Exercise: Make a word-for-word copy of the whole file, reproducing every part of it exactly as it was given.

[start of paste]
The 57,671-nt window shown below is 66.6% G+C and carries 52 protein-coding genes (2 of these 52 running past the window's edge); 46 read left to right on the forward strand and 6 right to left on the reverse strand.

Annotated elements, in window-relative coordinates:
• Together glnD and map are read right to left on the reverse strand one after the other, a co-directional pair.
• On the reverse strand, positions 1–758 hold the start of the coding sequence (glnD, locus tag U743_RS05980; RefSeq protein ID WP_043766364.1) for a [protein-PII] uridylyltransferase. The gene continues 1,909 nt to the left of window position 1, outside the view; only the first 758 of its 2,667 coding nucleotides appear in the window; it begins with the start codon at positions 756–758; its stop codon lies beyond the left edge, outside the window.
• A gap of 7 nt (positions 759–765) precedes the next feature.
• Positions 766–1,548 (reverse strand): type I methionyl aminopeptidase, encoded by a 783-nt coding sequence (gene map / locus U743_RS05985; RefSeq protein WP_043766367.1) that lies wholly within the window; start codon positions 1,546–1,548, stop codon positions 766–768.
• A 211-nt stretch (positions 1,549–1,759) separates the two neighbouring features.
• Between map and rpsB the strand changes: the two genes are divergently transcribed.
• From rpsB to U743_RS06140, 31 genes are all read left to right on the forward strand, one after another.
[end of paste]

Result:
The 57,671-nt window shown below is 66.6% G+C and carries 52 protein-coding genes (2 of these 52 running past the window's edge); 46 read left to right on the forward strand and 6 right to left on the reverse strand.

Annotated elements, in window-relative coordinates:
• Together glnD and map are read right to left on the reverse strand one after the other, a co-directional pair.
• On the reverse strand, positions 1–758 hold the start of the coding sequence (glnD, locus tag U743_RS05980; RefSeq protein ID WP_043766364.1) for a [protein-PII] uridylyltransferase. The gene continues 1,909 nt to the left of window position 1, outside the view; only the first 758 of its 2,667 coding nucleotides appear in the window; it begins with the start codon at positions 756–758; its stop codon lies beyond the left edge, outside the window.
• A gap of 7 nt (positions 759–765) precedes the next feature.
• Positions 766–1,548 (reverse strand): type I methionyl aminopeptidase, encoded by a 783-nt coding sequence (gene map / locus U743_RS05985; RefSeq protein WP_043766367.1) that lies wholly within the window; start codon positions 1,546–1,548, stop codon positions 766–768.
• A 211-nt stretch (positions 1,549–1,759) separates the two neighbouring features.
• Between map and rpsB the strand changes: the two genes are divergently transcribed.
• From rpsB to U743_RS06140, 31 genes are all read left to right on the forward strand, one after another.